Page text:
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A Festival Directors view.
Terracotta 2015 already!
1st October and we are officially at the start of the Terracotta Festival planning cycle and getting ready for the sprint to May 2015.
We aren’t going from a standing start though. After we wrapped Terracotta 2014, we took a short break of a month or so and then started putting in place the main production and programming team for 2015, prepared our budget, finalised our format and started talks with our sponsors.
Busan International Festival
This week our programmers are in Korea for the Busan International Film Festival, where, beneath the veneer of glamour, they will be pounding the streets hard, getting from screenings to meetings and from meetings to more meetings and screenings. To cap off a full and physically exhausting day, they then have to put their livers to good use and hit the drink hard at the various parties and after parties (and the Koreans do like to drink!).
The skill of the programmer isn’t just to watch lots of films and narrow down a shortlist – you can’t physically attend every screening and meeting so it’s having the intuition to know which ones to go to, and to find that gem that’s worth taking home to shout about; it’s being able to immediately recall which company is handling what film, who you are talking to at that company and what the latest conversation you had was, and whether that film was any good or not in the first place (try doing that over 300 – 400 films); it’s being able to do all those things and still turn up to your first 9am meeting looking like you’ve had 8 hours sleep, when in fact you were out drinking till 4!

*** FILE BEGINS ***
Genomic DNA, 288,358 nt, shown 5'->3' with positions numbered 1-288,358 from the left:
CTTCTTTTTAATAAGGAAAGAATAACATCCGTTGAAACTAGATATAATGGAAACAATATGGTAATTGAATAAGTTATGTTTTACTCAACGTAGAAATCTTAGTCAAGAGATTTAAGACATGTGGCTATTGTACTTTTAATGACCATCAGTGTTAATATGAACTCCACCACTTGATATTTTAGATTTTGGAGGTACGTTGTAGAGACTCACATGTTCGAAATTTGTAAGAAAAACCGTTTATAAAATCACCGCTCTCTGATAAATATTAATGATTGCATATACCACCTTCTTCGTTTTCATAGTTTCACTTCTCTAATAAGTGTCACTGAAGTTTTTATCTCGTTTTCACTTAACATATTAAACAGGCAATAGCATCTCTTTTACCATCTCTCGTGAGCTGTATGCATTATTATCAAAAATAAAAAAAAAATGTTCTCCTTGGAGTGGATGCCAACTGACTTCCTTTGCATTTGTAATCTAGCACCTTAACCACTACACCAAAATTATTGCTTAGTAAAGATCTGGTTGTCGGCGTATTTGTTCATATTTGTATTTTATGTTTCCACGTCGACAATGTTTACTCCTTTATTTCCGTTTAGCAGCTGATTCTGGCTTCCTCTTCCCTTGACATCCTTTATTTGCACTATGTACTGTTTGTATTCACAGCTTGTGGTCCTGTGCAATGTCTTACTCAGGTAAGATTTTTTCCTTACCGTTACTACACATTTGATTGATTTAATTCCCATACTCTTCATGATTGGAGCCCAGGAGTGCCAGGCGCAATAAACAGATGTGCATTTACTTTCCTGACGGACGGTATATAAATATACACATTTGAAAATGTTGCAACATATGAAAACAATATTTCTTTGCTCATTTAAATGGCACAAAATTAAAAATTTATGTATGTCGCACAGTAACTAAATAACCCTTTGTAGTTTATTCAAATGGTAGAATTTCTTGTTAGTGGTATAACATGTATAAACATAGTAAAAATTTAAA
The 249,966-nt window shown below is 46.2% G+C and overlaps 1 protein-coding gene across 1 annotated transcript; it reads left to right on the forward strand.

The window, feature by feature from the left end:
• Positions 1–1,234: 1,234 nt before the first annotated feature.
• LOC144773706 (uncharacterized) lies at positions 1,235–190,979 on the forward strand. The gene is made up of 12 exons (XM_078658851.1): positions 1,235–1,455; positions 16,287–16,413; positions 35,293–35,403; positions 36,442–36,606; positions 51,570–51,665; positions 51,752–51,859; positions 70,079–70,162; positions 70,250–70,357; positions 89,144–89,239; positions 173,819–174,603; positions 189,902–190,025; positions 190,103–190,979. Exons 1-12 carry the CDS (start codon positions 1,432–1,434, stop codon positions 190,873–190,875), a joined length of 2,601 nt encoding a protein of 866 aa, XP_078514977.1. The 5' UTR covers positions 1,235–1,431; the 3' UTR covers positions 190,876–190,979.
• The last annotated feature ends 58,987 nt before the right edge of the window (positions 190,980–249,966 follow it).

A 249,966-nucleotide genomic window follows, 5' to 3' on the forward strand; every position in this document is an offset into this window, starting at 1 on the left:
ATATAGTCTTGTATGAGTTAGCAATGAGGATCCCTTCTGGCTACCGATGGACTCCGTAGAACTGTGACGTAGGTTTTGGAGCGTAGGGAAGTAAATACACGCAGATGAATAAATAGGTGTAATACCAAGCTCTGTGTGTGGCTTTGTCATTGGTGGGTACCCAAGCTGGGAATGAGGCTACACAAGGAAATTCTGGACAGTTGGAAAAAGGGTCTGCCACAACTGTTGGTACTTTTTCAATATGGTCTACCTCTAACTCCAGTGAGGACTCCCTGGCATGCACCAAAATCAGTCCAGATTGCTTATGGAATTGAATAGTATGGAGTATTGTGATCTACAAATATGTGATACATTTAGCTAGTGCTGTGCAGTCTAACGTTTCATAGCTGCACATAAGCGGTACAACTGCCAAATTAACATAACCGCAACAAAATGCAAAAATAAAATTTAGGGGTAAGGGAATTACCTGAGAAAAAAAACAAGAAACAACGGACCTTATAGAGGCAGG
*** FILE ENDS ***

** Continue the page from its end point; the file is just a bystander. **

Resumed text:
Updates from Pusan in our next blog.
Red Light Revolution
One of the great joys of running the festival is the amount of people you meet, and building some good friendships. Past Terracotta Festival Audience Award Winner, RED LIGHT REVOLUTION, is a great little indie film that came from nowhere to make a packed cinema audience on a Sunday morning laugh loudly throughout and applaud wildly at the end.
The director, Sam Voutas (an Australian, settled in Beijing) gave an insightful talk afterwards about how he shot the feel good story of a broke and unemployed guy starting a sex toy shop in a quiet neighbourhood, and we loved the film so much, we bought the rights and released it and we’ve kept in touch ever since.
Sam, and RED LIGHT REVOLUTION producer Melanie Ansley (who also doubles up as Sam’s wife!) were in London this week to give a talk at Raindance about how the landscape is shifting for indie film-makers and Team Terracotta were very happy to have caught up with them both over dinner, and then on to the UK Premiere of the Third Window produced FUKU-CHAN OF FUKUFUKU FLATS.
I’ll leave you this week with a short video from that dinner and a team photo.